In homework #1, you learned how one process can create (a.k.a. “spawn” or “fork”) another process using the system service call fork( ). In homework #2, you learned how a thread can create another thread. As you saw in both homework #2 and again in homework #3, it’s easy to arrange for multiple threads within the same process to communicate via shared memory: All threads in a process share the same physical address space so any global variables are certainly accessible (common) to all the threads. Processes, however, normally share no memory with other processes so even a parent/child process pair whose address spaces are initially almost identical in content can’t communicate via common variables, since there aren’t any: The contents of the parent’s address space, obviously including all the variables in the stack, heap, and data sections, are initially copied into the child’s address space during the spawn (Unix does that; but Windows doesn’t), but even if so, after that initialization of the child’s space, those two physical address spaces are totally independent of one another; changes the child makes to its variables (including global variables in its data section) are not reflected in the parent’s address space nor vice versa. If we want processes to share access to some common memory as a means of interprocess communication, we have to make special arrangements, which is what you’ll do for this assignment: Use the system service calls shmget and shmat to obtain some new memory that will be accessible to multiple processes (and use shmdt and shmctl to clean up when you’re done). Here’s what I want your code to do:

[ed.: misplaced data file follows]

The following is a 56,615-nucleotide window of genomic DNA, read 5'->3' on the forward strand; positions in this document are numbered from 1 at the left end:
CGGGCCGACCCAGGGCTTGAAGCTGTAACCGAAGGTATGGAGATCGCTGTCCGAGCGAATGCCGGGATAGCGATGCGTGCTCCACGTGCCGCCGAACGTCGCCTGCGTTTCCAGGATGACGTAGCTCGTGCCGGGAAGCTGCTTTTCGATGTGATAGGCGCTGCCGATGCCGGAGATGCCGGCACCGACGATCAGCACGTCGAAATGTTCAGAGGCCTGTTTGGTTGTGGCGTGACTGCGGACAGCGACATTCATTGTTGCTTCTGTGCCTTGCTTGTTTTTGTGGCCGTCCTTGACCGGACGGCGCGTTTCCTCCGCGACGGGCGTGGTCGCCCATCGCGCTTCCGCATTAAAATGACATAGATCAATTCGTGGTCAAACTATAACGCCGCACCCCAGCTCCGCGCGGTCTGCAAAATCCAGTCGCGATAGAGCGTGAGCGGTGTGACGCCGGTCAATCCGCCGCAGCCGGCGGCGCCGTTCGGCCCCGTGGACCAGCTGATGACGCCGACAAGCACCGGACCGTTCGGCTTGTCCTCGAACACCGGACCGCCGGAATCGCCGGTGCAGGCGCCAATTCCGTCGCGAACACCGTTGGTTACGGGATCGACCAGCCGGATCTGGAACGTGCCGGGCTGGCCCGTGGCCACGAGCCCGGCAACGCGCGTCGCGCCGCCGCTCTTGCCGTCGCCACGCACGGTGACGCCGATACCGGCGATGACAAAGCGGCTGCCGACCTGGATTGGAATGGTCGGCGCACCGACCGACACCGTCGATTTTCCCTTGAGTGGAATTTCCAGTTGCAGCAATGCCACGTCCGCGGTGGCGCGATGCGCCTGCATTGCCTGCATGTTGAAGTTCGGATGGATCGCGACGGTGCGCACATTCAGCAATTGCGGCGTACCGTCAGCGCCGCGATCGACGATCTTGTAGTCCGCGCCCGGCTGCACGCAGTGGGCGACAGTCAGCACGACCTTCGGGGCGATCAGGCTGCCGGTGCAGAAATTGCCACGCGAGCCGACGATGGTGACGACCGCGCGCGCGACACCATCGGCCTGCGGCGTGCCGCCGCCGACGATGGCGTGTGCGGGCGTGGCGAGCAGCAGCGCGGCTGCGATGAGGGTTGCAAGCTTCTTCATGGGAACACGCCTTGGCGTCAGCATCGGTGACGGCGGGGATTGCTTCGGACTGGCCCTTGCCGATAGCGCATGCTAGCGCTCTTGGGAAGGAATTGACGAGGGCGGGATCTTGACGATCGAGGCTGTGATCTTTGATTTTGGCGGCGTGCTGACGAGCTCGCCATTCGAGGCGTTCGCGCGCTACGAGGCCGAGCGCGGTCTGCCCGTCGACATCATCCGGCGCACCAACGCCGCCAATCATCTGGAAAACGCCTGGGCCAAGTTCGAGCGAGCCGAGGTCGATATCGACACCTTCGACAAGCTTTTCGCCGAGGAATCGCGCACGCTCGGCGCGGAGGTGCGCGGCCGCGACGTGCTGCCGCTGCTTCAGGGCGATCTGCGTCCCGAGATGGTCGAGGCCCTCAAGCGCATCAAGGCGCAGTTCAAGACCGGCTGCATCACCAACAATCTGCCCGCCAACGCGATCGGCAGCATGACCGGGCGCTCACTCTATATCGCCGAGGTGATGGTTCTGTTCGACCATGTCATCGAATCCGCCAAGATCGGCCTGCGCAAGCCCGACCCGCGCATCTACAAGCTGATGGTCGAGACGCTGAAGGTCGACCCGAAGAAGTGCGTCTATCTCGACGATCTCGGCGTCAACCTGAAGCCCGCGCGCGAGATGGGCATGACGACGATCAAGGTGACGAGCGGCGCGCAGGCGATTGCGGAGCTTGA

1. The parent process (only process at the start, right?) should get some new memory which will be shared with a child process that it (the parent) will create later. No magic here: In CS125 or some other C programming course, you’ve used the system service call malloc to get new memory before. Now you just need to learn to use a more complicated set of system service calls to get new memory that can be shared between processes (malloc’d memory is on the heap, remember, so it can’t be shared between processes). All we need here is enough memory for an integer (later we’ll try something more complicated 😉